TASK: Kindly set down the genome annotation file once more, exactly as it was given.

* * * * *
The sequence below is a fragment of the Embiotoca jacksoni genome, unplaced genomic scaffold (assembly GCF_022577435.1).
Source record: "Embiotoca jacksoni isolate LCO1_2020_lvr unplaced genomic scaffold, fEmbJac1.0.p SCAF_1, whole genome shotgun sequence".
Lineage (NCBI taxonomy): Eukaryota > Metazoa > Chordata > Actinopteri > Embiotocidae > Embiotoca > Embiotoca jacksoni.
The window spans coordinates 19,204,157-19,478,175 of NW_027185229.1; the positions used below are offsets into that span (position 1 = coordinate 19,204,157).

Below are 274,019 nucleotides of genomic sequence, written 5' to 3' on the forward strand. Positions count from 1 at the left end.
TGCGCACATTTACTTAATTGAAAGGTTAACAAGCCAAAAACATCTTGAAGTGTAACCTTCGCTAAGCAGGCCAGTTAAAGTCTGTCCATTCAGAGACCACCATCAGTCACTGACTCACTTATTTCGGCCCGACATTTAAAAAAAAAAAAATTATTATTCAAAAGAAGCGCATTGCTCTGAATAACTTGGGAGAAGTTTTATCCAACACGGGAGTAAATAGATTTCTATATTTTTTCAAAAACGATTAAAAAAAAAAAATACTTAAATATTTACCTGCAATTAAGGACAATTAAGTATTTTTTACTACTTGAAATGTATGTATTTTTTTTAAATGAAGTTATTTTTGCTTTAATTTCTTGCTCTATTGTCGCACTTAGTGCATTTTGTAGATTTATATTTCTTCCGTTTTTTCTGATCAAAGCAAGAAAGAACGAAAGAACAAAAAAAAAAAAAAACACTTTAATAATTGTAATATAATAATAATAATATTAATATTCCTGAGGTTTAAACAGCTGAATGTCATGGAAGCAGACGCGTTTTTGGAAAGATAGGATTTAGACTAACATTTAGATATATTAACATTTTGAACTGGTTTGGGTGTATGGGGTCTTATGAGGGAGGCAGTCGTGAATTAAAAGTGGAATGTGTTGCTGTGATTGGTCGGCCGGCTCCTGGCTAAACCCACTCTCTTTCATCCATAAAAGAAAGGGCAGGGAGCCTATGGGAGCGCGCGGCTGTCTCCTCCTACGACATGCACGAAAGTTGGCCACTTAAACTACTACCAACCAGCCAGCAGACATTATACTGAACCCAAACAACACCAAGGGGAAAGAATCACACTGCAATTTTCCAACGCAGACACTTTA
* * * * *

The sequence below is a fragment of the Embiotoca jacksoni genome, unplaced genomic scaffold (assembly GCF_022577435.1).
Source record: "Embiotoca jacksoni isolate LCO1_2020_lvr unplaced genomic scaffold, fEmbJac1.0.p SCAF_1, whole genome shotgun sequence".
Lineage (NCBI taxonomy): Eukaryota > Metazoa > Chordata > Actinopteri > Embiotocidae > Embiotoca > Embiotoca jacksoni.
The window spans coordinates 19,204,157-19,478,175 of NW_027185229.1; the positions used below are offsets into that span (position 1 = coordinate 19,204,157).

Below are 274,019 nucleotides of genomic sequence, written 5' to 3' on the forward strand. Positions count from 1 at the left end.
TGCGCACATTTACTTAATTGAAAGGTTAACAAGCCAAAAACATCTTGAAGTGTAACCTTCGCTAAGCAGGCCAGTTAAAGTCTGTCCATTCAGAGACCACCATCAGTCACTGACTCACTTATTTCGGCCCGACATTTAAAAAAAAAAAAATTATTATTCAAAAGAAGCGCATTGCTCTGAATAACTTGGGAGAAGTTTTATCCAACACGGGAGTAAATAGATTTCTATATTTTTTCAAAAACGATTAAAAAAAAAAAATACTTAAATATTTACCTGCAATTAAGGACAATTAAGTATTTTTTACTACTTGAAATGTATGTATTTTTTTTAAATGAAGTTATTTTTGCTTTAATTTCTTGCTCTATTGTCGCACTTAGTGCATTTTGTAGATTTATATTTCTTCCGTTTTTTCTGATCAAAGCAAGAAAGAACGAAAGAACAAAAAAAAAAAAAAACACTTTAATAATTGTAATATAATAATAATAATATTAATATTCCTGAGGTTTAAACAGCTGAATGTCATGGAAGCAGACGCGTTTTTGGAAAGATAGGATTTAGACTAACATTTAGATATATTAACATTTTGAACTGGTTTGGGTGTATGGGGTCTTATGAGGGAGGCAGTCGTGAATTAAAAGTGGAATGTGTTGCTGTGATTGGTCGGCCGGCTCCTGGCTAAACCCACTCTCTTTCATCCATAAAAGAAAGGGCAGGGAGCCTATGGGAGCGCGCGGCTGTCTCCTCCTACGACATGCACGAAAGTTGGCCACTTAAACTACTACCAACCAGCCAGCAGACATTATACTGAACCCAAACAACACCAAGGGGAAAGAATCACACTGCAATTTTCCAACGCAGACACTTTA